Even with the best of intentions, in summer routine often gets away from us. So many fun activities, vacations, visits with family and friends, later bedtimes and later mornings…it’s all good, but it does make keeping the kids on a routine difficult at best. With the end of July comes “Back to School” sales and our attention turns to fall and whatever the “new normal” is going to be. Here are some tips for easing ourselves and our kids back into routine.
Set a goal. Take some time to think about what you want/need the routine to look like by the time school starts and write that down. This is your end goal. Break that down into smaller steps to implement over the next few days and weeks.
Start with smaller changes first. This may be something simple like just getting the kids used to going to bed a little earlier and getting up a little earlier each day until you reach your desired times. Starting small also helps you to ease into the coming changes.
Reduce and replace screen time. Summer at our house always brought more movies and video/computer games. These were great times often spent together playing and watching as a family. Yet an increase in screen time can have a negative effect on focusing and concentrating. You can help your kids ease back into school mode by backing off of screen time and replacing it with other fun activities that encourage these skills. Puzzles, reading, writing, art projects, building activities, board games and creative play all require your children to use their imagination and problem solving skills. By the time school started, we limited recreational screen time to a weekend-only activity with a time limit. If you are reducing screen time then it follows that you also need to…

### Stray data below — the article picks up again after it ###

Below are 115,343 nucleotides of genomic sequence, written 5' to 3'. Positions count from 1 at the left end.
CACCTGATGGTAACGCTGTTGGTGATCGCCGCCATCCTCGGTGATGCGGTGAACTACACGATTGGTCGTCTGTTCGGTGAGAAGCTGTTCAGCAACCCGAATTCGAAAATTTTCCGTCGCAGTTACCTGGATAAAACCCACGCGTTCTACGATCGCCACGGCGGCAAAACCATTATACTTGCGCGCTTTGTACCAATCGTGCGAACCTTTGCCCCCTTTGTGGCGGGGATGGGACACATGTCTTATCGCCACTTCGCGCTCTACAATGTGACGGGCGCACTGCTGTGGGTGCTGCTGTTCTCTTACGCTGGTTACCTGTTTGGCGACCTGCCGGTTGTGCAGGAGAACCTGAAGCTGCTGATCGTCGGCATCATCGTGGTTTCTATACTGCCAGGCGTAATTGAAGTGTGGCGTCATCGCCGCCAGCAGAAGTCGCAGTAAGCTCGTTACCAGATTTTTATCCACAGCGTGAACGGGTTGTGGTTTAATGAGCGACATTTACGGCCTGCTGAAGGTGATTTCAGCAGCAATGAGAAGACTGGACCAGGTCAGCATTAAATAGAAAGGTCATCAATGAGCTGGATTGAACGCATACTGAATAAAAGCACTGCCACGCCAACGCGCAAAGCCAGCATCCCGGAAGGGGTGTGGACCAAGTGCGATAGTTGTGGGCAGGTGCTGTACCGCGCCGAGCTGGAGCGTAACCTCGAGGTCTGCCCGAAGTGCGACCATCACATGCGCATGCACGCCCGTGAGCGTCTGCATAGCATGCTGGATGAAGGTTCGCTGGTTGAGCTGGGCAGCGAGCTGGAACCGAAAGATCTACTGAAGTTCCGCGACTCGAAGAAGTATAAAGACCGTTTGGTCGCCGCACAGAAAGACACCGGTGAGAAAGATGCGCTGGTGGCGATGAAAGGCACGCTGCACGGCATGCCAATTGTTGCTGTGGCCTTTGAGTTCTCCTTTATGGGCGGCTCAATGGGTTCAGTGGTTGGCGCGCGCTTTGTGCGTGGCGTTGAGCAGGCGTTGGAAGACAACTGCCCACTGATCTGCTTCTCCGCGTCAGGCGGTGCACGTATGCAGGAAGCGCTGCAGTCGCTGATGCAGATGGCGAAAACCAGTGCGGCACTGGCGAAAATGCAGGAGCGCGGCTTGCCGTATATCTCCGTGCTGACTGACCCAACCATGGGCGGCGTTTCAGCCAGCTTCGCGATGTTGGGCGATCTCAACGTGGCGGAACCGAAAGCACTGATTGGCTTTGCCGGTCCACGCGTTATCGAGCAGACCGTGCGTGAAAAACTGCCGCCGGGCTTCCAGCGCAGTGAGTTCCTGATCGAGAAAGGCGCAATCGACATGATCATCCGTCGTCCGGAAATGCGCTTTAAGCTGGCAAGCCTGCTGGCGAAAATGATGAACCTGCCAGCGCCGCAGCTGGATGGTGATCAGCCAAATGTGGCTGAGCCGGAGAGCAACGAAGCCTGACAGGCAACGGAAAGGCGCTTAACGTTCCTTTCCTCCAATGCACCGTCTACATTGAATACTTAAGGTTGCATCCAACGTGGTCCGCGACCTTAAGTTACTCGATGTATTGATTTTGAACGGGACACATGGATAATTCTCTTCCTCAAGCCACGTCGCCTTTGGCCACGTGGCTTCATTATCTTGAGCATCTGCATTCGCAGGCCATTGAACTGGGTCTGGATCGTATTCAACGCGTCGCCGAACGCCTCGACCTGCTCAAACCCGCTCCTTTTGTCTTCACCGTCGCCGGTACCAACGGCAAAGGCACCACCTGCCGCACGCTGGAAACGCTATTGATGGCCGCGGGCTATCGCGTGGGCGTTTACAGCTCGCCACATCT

Increase structured time. Summer is a great time for lots of open, unstructured playtime and daydreaming. Your child may enjoy increased freedom to choose what she wants to do and when. Long and busy school days are soon returning and her time will no longer be her own. Adding even a half hour or hour of structured time to her day now, where you choose a fun but focused activity for her, can help her get back into the groove of following directions and completing assigned tasks.
Capitalize on the back-to-school excitement. Your kids may balk a bit as you begin to implement some of these changes. One way I helped overcome this was to generate and encourage that back-to-school excitement. I would let them help with the shopping and even let them break in one or two items from their new supplies. Since we homeschooled, the day our new books arrived in the mail was always a fun day and I let each child pick one new book to read ahead. Even my more reluctant readers enjoyed this and looked forward to using their new things.
Practice the “new normal” before school starts. This may seem a little crazy, but when my kids were younger and we had to start a new routine or tweak an existing one, I would sometimes take a day to practice. We made it fun (and often competitive), but when the first day of school arrived there was no question about what needed to get done. I would break this down into morning and afternoon routines and practice each one separately. I tried to keep the steps simple and fun and make a game of it. As a goal incentive you can have a reward waiting for when they complete the routine within the time allotted without forgetting any steps.
Even if you have that last get-away planned for the week before school, planning ahead and implementing some of these tips now will help ease your transition and reduce the back-to-school routine chaos.
Beth Ann Plumberg is a Contact Mom for CFH. She is wife to Chuck, mom to four grown boys and 3 daughters-in-love and grandma to 3 precious babies. Chuck and Beth Ann are active in their local church discipling young parents and leading classes.